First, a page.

The economy is heavily skewed towards baby boomers and against millennials, with the state pension triple-lock set to worsen the problem according to the Commons Work and Pensions Committees intergenerational fairness report.
It said that retaining the triple-lock would lead to pension expenditure accounting for an unsustainable share of national income.
The committee concluded that pensioners have been protected from spending cuts that have largely been felt by younger groups, and benefits, such as winter-fuel payments, should not be off limits when governments seek savings.
Chair of the committee, Frank Field MP, said: "The welfare state is underpinned by an implicit intergenerational contract. Each generation is supported in retirement by their in-work successors.
"It is now the working young and their children who face the daunting challenge of getting on in an economy skewed against them."
The report made the following comments on the skewed economy:
The millennial generation, born between 1981 and 2000, faces being the first in modern times to be financially worse off than its predecessors
As the taxes of working people support record numbers of the retired, the ageing population places strain on those in work
After housing costs, average pensioner household incomes now exceed those of working-age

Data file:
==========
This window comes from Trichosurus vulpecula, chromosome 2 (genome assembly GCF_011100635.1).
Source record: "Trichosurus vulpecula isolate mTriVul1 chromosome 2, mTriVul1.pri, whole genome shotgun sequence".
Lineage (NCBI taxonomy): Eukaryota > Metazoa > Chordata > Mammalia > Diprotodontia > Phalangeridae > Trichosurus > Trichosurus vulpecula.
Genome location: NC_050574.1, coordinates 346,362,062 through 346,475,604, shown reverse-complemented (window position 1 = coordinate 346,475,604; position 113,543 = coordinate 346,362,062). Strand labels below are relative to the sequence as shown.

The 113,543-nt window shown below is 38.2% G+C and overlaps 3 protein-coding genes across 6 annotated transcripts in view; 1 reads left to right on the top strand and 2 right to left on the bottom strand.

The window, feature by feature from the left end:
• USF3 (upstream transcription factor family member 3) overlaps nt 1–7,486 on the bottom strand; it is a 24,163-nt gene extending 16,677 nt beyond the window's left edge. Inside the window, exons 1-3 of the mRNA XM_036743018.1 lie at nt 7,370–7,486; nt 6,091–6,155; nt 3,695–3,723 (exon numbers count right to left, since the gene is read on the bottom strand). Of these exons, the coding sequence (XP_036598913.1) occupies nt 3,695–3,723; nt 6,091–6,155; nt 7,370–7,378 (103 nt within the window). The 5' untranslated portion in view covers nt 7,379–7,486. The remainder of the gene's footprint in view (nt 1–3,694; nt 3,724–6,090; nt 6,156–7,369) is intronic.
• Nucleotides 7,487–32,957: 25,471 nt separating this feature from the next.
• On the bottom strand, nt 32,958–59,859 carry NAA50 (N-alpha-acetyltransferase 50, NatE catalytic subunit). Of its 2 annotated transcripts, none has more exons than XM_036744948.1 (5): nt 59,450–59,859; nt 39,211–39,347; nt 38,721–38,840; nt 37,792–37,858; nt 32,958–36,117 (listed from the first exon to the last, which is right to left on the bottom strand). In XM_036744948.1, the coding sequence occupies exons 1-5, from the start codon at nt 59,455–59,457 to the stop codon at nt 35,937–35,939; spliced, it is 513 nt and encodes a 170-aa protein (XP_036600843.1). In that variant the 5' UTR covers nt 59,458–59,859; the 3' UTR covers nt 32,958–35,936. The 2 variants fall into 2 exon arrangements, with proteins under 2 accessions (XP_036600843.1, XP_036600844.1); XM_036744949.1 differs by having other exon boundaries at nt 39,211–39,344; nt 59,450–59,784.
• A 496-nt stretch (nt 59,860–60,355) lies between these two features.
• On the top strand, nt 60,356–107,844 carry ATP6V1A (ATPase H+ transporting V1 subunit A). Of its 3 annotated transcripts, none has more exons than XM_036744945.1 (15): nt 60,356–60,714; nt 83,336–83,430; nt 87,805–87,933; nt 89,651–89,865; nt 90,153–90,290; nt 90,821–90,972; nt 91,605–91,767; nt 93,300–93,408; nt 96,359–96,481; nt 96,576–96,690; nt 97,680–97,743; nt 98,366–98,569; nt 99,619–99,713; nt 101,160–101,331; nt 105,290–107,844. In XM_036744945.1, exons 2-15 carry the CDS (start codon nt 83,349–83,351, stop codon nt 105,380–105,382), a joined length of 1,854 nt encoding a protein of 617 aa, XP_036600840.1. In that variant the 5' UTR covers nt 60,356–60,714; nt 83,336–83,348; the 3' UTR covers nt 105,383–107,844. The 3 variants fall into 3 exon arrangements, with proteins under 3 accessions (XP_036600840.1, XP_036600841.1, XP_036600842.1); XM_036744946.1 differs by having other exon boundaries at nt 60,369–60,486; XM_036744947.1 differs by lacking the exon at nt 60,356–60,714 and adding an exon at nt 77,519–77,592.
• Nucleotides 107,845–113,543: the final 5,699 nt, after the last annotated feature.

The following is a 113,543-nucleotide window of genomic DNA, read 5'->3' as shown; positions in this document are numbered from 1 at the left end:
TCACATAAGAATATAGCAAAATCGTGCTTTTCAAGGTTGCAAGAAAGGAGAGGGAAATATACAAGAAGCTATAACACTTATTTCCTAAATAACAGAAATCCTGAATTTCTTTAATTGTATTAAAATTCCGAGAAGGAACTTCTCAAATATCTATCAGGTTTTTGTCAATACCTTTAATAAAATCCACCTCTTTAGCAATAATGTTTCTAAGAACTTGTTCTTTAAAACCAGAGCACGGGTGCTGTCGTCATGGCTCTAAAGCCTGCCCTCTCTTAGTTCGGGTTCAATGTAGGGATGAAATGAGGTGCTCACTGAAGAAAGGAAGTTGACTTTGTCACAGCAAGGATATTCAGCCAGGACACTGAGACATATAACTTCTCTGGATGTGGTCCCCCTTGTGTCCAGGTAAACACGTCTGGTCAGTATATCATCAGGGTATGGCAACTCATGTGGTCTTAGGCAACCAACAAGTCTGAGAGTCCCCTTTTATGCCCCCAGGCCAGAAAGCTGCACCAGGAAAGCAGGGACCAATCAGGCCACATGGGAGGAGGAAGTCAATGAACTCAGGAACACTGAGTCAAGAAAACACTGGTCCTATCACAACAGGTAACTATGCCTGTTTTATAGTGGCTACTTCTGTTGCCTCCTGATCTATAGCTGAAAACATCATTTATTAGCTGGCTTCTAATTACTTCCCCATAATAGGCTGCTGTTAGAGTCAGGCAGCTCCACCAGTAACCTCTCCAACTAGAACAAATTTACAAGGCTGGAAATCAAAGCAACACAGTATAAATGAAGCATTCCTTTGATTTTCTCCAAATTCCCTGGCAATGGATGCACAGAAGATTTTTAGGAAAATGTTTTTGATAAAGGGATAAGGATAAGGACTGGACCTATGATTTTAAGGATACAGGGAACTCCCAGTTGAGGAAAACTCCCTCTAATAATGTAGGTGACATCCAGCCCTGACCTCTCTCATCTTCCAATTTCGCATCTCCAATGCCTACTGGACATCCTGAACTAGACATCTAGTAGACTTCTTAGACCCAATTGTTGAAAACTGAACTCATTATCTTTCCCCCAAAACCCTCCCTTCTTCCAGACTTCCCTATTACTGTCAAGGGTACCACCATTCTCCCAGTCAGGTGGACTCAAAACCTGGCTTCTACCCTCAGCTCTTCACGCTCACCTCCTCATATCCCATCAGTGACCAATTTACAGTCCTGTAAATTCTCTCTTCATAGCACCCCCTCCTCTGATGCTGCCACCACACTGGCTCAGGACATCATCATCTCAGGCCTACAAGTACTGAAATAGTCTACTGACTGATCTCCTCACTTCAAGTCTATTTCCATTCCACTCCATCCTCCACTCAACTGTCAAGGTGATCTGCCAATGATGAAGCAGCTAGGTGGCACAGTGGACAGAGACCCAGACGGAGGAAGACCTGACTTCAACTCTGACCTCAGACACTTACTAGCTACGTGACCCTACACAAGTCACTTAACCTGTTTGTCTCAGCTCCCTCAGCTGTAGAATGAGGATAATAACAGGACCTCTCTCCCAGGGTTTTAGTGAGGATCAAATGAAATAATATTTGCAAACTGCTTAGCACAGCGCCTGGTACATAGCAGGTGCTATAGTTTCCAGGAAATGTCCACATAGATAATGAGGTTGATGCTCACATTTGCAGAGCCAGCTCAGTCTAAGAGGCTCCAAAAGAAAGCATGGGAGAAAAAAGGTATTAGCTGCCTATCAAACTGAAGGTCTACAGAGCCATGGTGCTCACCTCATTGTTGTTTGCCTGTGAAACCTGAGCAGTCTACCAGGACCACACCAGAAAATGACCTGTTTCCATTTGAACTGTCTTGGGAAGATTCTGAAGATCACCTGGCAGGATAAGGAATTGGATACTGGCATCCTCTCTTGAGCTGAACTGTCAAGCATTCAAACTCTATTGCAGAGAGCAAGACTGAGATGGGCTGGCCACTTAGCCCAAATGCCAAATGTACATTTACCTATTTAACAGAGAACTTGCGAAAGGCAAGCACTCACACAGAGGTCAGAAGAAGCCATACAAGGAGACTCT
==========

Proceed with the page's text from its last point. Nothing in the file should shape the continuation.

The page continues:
Improvements in retirement incomes have not been matched elsewhere: children are now twice as likely as pensioners to be living in poverty
Many young people are priced out of home ownership - and do not have access to generous occupational pensions - and are therefore locked out of building wealth
The committee proposed to replace the triple-lock with a smoothed earning link for the state pension.
The new state pension should have a benchmark proportion of average earnings it could not fall below, and by 2020 would have a headline rate close to historic highs with an "above the means-tested minimum", providing a solid foundation for personal spending.
It argues that if inflation exceeded earnings growth, the purchasing power of the state pension should be protected by price indexation.
This price indexation would continue once earnings growth again exceeds inflation until the state pension is again at the benchmark level.
Field added: "Great strides have been made against the scourge of pensioner poverty and the new state pension is at a level to provide an effective minimum income and encourage personal saving.
"It is time for the triple-lock to be shelved. The system we propose protects pensioners and allows them to share the proceeds of future good times, but at the same time is inter-generationally fair.
"We call on all parties to get behind it."